Epilepsy (seizure disorders)

Humans -

  • Epilepsy and seizures affect almost 3 million Americans
  • Epilepsy costs an estimated $15.5 billion per year in direct and indirect costs
  • Approximately 200,000 new cases of seizures and epilepsy occur each year
  • Ten percent of the American population will experience a seizure in their lifetime
  • Three percent will develop epilepsy by age 75

Dogs and Cats - There are no epidemiologic studies of the general dog population to establish the true incidence of idiopathic epilepsy in dogs, but estimates range from 0.5% up to 5.7%. Pure-breed dogs more affected than mixed-breed dogs. Epilepsy is rare in cats.

Clinical signs: seizures, tremors, loss of consciousness

Diagnosis: clinical signs, MRI/CT scans

Treatment: anticonvulsant therapies - same in human and dogs

Gas (flatulence)

Humans, dogs and cats are all susceptible to excessive gas. The most common cause is diet. Treatments include change in diet (highly-digestible protein, lower fat, lower carbohydrate, change fiber source) to Yucca schidigera extract and more.

Cruciate Ligament Injury - Joint Injuries

Humans - knee injuries one of the most common sports-related injuries; incidence rate of 300 cases per 100,000 population and 2.1 per 1000 NCAA athletes

Dogs - Americans spent an estimated $1.32 billion dollars on treatment for ruptured cranial cruciate ligaments in dogs (2003); incidence is unknown but increasing with excess weight

Cats - rare but increasing due to obesity

Clinical signs: sudden lameness, pain in knee

Treatment: most cases in humans and dogs require some form of reconstructive knee surgery

Allergies - Hay Fever

Humans - incidence rate estimated to be 15 to 30% - "Hay fever"

Dogs and cats - incidence rate estimated to be 3 to 15% (Dogs and cats commonly have seasonal allergies, too!)

Clinical signs: itching (dogs and cats), red, runny eyes, sneezing, dermatitis

Diagnosis: intradermal skin testing, hypoallergenic food trials, IgE blood tests

Treatment: antihistamines, corticosteroids, immunosuppressants, etc.

Dementia - Alzheimer's disease

Humans - Alzheimer's disease affects nearly 5% of older Americans

Dogs - Dementia is called Cognitive Dysfunction Syndrome (CDS) in dogs and cats - 45% of dogs aged 11-12 years of age showed at least one positive category of CDS compared to 86% of dogs aged 15-16 years. Another analysis on the same data was performed examining the number of dogs that exhibited disorientation plus at least one other category. In this analysis 13% of 11 year-old dogs and 50% of 16 year-old dogs met the criteria.

Cats - exact incidence unknown - appears to be somewhat less common than in dogs

Clinical signs: disorientation, loss of housetraining, vocalizations, lack of responsiveness, lack of recognition, loss of greeting behaviors, walking to wrong side of door, etc.

Diagnosis: medical history and clinical signs, MRI/CT scans

Treatment: medications such as selegiline, supplements such as omega-3 fatty acids, SAMe, gingko, vitamin E, etc.

Bladder and Kidney Stones

Humans - most commonly get kidney stones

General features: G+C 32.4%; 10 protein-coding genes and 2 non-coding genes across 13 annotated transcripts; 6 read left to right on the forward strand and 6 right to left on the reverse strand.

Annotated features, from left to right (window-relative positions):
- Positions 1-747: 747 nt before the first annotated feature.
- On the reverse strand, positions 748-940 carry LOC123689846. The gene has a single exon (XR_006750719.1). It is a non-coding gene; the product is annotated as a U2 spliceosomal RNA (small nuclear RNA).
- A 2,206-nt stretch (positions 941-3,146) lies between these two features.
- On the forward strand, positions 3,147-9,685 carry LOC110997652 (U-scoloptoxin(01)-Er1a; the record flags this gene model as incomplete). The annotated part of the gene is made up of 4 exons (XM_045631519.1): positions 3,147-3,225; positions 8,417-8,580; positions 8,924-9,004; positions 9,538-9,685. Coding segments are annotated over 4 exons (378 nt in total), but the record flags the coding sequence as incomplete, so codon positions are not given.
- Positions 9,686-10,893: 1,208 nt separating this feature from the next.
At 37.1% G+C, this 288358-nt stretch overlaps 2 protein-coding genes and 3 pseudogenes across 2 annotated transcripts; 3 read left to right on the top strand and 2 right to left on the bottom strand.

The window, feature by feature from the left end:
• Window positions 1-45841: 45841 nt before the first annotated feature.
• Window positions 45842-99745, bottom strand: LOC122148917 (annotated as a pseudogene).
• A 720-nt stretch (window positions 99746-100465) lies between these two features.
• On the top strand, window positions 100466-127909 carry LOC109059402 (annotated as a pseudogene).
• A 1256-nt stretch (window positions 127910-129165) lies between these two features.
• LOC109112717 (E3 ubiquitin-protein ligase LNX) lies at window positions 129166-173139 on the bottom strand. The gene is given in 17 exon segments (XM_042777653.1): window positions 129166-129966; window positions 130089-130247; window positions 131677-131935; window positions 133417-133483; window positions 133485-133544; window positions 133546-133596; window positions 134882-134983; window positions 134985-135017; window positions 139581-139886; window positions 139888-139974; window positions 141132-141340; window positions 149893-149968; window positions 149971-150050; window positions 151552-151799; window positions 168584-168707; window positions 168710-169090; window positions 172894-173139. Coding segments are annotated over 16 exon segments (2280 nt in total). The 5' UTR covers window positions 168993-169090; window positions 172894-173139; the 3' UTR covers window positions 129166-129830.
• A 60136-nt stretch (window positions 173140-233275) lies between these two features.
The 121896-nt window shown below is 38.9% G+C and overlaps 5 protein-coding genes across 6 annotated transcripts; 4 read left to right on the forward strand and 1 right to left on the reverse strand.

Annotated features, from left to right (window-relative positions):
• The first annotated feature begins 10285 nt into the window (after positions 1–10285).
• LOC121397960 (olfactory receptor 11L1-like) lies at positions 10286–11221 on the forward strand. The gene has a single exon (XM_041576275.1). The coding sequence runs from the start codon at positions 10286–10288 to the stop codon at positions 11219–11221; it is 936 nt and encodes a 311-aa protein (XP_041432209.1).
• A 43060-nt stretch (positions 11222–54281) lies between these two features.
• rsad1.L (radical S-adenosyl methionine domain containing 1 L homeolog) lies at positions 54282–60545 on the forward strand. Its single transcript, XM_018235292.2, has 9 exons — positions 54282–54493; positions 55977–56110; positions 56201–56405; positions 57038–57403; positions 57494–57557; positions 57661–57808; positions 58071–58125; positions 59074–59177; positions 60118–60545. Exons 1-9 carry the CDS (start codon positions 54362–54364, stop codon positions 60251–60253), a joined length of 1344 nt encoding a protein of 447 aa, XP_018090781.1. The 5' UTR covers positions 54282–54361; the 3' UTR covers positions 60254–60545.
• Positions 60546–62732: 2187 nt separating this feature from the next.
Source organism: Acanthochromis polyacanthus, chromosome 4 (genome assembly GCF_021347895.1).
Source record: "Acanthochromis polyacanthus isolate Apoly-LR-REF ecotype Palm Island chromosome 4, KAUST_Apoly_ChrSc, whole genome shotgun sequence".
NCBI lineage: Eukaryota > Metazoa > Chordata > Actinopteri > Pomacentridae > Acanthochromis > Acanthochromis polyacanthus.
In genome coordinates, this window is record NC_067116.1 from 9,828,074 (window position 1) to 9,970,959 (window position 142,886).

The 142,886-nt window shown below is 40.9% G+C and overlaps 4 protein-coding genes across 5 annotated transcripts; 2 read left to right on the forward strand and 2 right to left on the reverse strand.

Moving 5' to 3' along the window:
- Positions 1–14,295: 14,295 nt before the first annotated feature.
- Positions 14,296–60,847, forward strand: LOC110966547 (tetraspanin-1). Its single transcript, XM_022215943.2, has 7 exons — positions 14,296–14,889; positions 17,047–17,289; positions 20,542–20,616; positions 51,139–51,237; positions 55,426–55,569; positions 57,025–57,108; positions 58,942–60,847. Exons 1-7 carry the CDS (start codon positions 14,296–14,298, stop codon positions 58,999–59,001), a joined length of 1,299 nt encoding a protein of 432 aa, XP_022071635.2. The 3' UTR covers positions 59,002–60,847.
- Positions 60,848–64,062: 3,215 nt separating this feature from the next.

Dogs and Cats - most commonly get bladder stones with or without kidney stones

Clinical signs: painful urination, inability to urinate, blood in urine, frequent urinary tract infections, etc.

Diagnosis: medical history and clinical signs, bladder and kidney x-rays, abdominal ultrasound

Treatment: dietary change may succeed in dissolving stones until they can be passed, urethral hydropropulsion (a technique in which small stones are flushed from the bladder), lithotripsy (humans), surgical removal (most common in dogs and cats)

Hearing loss

Older humans, dogs and cats may all experience hearing loss. It is estimated that as many as 1 in 6 adult Americans will have some form of communication disorder. Government estimates state 28.6 million Americans had hearing loss in 2000. The exact incidence is unknown in dogs and cats.

Cancer


Most people are surprised to learn that dogs and cats have a higher incidence of many tumors than humans.

Dogs have (all citations Texas A&M College of Veterinary Medicine)

  • 35 times as much skin cancer as do humans
  • 4 times as many breast tumors
  • 8 times as much bone cancer
  • Twice as high an incidence of leukemia.

The only types of cancer that are more frequently seen in humans than in small animals are:

  • lung cancer is 7 times higher in humans
  • stomach/intestinal malignancies are 13 times more frequent in man than in dogs and cats

Depression and Anxiety

Humans - The prevalence rate of depression in Americans is 5.30% according to various researches and studies by NIMH.

Dogs - as many as 15% of all dogs may experience some form of separation anxiety disorder making it the number one behavior-related disorder seen by veterinarians

Cats - less incidence of depression or anxiety than dogs and humans, likely due to their solitary nature

Diagnosis: based on clinical signs and medical history

Treatment: same for dogs and humans: anxiolytic drugs such as Prozac are commonly used; behavioral therapies including counter conditioning/desensitization, redirection, etc. are used in conjunction with medication in many cases.